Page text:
Team17’s new survival game is a perfect for those returning to lockdown, as you and a troop of monkeys are marooned on a desert island.
The Survivalists is one of those games which reveals more than initially meets the eye – which makes it a fairly typical release from Team17, the modern masters of the British indie scene. Its premise couldn’t be simpler: set adrift on a raft, you land on a procedurally generated island and must first survive, then thrive and ultimately escape to civilisation.
With its pixel art style isometric visuals, you could be forgiven for imagining that The Survivalists exists at the simpler end of the survival game spectrum, but you would be wrong. The more you play it, the more hidden depths it reveals, not least in the islands themselves, which vary wildly in terms of not just geography but local wildlife (both edible and aggressive), inhabitants (you encounter orcs and other humans) and ecosystems. You might, for example, encounter a swamp which will sap your life energy if you explore it, unless you craft an elixir to stave off the debilitating effects of insect bites.
Initially, The Survivalists very much adheres to first principles – you can craft a simple hand axe which lets you chop down trees and long grass, and chip rocks into pebbles which, in turn, can be used to craft increasingly sophisticated items, such as a crafting bench which opens up even more options. A clever blueprint system lets you design houses and the like, which can be built as you gather the requisite resources.
Luckily, gathering resources – and indeed, pretty much anything in the game, including crafting items and building – can be outsourced to an eager workforce of monkeys. Your initial explorations bring you into contact with a monkey, which you can equip with a tool and encourage to copy whatever you do. As you progress, you amass an army of monkeys (sometimes you must give them specific things to earn your trust), which proves very handy indeed. You can even train them to fight off predators or use them to form giant transportation chains, or solve puzzles involving pressure-pads and the like.
While The Survivalists has no storyline as such, in effect each island tells a story. You frequently find treasure maps in bottles, leading towards chests containing rare weapons, useful items, resources and gold – which can be used to purchase items from peripatetic traders. Before long, you come across settlements, both ruined and occupied, which you can search for all manner of useful objects and adopt as new bases.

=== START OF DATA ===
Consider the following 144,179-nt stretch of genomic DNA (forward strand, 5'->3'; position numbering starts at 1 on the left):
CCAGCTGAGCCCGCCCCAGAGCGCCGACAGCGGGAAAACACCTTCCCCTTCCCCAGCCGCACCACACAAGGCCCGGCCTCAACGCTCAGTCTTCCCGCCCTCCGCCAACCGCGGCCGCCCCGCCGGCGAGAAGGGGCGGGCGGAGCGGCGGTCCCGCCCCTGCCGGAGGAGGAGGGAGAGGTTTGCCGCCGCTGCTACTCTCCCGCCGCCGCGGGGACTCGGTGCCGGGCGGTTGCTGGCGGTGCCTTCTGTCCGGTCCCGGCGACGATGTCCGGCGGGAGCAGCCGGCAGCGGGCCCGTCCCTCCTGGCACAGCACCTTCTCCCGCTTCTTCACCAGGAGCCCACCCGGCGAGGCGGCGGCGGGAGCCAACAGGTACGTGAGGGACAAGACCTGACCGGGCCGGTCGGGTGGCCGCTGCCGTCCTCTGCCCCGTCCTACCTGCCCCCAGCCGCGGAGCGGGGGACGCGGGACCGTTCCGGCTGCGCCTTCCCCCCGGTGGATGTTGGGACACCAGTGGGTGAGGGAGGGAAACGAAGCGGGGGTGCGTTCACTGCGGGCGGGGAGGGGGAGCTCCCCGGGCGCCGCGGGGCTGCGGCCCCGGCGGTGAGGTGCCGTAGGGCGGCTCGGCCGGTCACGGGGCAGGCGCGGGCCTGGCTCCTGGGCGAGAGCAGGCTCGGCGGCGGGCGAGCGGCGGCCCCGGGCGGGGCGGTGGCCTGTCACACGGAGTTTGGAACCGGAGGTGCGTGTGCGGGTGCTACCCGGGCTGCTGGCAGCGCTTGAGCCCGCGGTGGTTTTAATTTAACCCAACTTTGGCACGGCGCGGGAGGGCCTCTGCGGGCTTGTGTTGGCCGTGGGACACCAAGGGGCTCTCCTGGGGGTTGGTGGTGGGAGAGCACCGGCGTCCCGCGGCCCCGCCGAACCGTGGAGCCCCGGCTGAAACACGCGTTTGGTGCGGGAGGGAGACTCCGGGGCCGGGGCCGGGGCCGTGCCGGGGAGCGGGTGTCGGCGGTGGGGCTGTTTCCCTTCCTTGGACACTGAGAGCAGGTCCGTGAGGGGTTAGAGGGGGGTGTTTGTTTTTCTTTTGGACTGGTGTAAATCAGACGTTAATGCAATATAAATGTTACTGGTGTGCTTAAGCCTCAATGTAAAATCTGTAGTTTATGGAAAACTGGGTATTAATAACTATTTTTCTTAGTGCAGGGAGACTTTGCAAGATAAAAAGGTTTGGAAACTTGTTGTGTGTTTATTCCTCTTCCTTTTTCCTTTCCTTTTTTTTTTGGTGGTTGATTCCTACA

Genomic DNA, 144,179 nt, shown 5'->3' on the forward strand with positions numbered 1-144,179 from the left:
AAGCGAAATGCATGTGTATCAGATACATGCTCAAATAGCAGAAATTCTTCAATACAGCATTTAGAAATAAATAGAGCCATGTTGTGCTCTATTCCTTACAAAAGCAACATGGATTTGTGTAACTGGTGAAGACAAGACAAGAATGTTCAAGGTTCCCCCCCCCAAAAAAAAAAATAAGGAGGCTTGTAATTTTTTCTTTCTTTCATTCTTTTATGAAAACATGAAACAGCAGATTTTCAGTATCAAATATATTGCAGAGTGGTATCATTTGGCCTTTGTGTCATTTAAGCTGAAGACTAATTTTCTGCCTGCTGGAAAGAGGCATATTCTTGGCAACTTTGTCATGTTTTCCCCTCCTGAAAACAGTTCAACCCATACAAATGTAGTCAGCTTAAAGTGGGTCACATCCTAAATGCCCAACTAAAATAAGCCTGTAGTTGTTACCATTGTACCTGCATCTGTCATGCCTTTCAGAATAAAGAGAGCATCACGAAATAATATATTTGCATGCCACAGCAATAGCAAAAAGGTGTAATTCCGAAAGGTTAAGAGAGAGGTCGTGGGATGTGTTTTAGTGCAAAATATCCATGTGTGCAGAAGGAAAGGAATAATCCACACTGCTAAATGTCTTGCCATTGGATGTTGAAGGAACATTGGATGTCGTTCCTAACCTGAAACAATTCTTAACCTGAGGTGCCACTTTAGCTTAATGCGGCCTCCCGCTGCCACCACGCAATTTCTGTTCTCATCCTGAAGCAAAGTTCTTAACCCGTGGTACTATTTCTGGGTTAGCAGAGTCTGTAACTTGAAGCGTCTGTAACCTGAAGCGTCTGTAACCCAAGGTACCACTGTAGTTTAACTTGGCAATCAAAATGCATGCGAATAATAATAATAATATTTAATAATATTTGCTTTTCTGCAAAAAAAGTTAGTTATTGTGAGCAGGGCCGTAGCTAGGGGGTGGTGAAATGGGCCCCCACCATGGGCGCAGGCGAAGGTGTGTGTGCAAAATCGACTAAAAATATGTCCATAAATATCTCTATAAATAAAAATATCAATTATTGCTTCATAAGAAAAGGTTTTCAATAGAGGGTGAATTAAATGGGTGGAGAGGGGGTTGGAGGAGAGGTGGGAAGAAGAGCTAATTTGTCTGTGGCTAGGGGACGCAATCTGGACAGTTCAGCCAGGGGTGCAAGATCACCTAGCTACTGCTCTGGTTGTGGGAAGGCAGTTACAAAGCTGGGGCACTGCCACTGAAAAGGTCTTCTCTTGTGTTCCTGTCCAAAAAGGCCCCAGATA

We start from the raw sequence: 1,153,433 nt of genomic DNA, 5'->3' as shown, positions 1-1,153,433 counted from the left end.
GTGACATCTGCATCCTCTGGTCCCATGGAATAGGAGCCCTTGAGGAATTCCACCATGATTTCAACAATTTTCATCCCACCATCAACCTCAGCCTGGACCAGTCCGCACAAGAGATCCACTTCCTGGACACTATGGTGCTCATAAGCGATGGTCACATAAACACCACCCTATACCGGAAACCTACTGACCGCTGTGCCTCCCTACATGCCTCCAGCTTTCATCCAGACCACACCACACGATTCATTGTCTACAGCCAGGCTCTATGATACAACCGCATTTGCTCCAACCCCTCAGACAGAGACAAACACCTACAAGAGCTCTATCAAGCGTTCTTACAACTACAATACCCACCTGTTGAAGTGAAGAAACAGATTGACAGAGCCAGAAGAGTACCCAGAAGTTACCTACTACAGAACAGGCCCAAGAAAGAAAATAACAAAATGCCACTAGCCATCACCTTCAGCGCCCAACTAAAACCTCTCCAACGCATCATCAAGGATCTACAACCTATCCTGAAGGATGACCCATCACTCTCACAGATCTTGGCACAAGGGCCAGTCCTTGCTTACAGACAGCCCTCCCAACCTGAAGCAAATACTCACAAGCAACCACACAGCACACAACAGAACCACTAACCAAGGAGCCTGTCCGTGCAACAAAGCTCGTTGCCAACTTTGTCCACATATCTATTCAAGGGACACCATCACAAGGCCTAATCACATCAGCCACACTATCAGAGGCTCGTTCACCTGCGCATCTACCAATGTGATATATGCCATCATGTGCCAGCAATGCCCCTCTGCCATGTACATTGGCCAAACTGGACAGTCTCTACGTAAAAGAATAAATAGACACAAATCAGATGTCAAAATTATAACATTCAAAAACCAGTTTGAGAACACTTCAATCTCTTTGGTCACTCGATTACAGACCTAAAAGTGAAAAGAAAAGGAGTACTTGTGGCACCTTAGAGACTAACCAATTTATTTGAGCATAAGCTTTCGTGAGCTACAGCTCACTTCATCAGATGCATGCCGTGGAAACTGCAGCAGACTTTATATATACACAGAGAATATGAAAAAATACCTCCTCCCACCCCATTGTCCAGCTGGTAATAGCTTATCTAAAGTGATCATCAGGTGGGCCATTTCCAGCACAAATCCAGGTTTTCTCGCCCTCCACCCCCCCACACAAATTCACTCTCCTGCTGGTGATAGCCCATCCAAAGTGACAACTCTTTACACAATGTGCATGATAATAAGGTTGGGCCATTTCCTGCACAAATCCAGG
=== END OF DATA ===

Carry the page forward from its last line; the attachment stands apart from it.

One of the strongest aspects of The Survivalists is the way in which – not unlike Animal Crossing – you swiftly become sentimentally attached to your island, not to mention your army of monkeys. It’s one of those games which rarely tells you what to do – it will offer tips the first time you attempt to do something but initially, at least, a slightly more proactive approach to tutorials would be welcome. But that makes it the perfect game for inveterate tinkerers, who like to play at their own pace.
Plus, you soon discover that you’re not actually marooned on a single island but an archipelago. It doesn’t take long before you work out how to craft a raft and make short sea-trips (making sure to take some monkeys with you). The object of the game, ultimately, is to escape back to civilisation, and one of the ways in which you can build up to that is by negotiating labyrinths (essentially dungeons) for which you must acquire keys.
The only slight problem is that the more emotionally attached you get to your islands and monkey-workforce, the less inclined you feel to escape to civilisation. But at least The Survivalists contains sufficient depth, and a big enough range of activities, that it constitutes a great means of escapism should another pandemic-induced lockdown take place.
However, it’s not all rosy, as The Survivalists is not immune from annoying design flaws. The most glaring of which is the inventory system, which lets you carry around only a tiny amount of gear and raw materials, so you constantly find yourself dropping things and picking them up. Which is a major drawback in a game that revolves around crafting.
You can, admittedly, train a monkey to carry around a chest in which you can store non-essential items you chance upon, but that seems unnecessarily clunky. And it highlights another problem with the game, which concerns the monkeys themselves. Training them can also be irritatingly awkward – you have to give them the right tools, put them in record mode and perform the tasks you want them to mimic.
It’s fine when you have one or maybe two monkeys, but when you acquire a whole troop managing your monkeys becomes a near-full-time occupation, leaving you to feel that Team 17 could surely have designed a better monkey-control interface.
If the apparently looming second lockdown comes to pass, The Survivalists deserves to come to prominence, since it’s a clever, surprisingly deep and very open-ended game that provides a great means of whiling away any excess time you might have. But at times it feels as though Team 17’s desire to keep its interface as minimal as possible has led to it becoming much more unwieldy than was necessary. A cute, fun and absorbing game, but also a flawed one.
The Survivalists review summary
In Short: A cute, absorbing, and often clever survival game that, despite its flaws, is perfect lockdown fodder.
Pros: Deeper than it looks, with great procedurally generated island designs and clever monkey-workforce mechanic. Perfect for inveterate tinkerers.
Cons: Annoyingly tiny inventory system and clunky monkey-control system. Could offer more guidance in early stages.
Have Fun ^_^
Source: Metro UK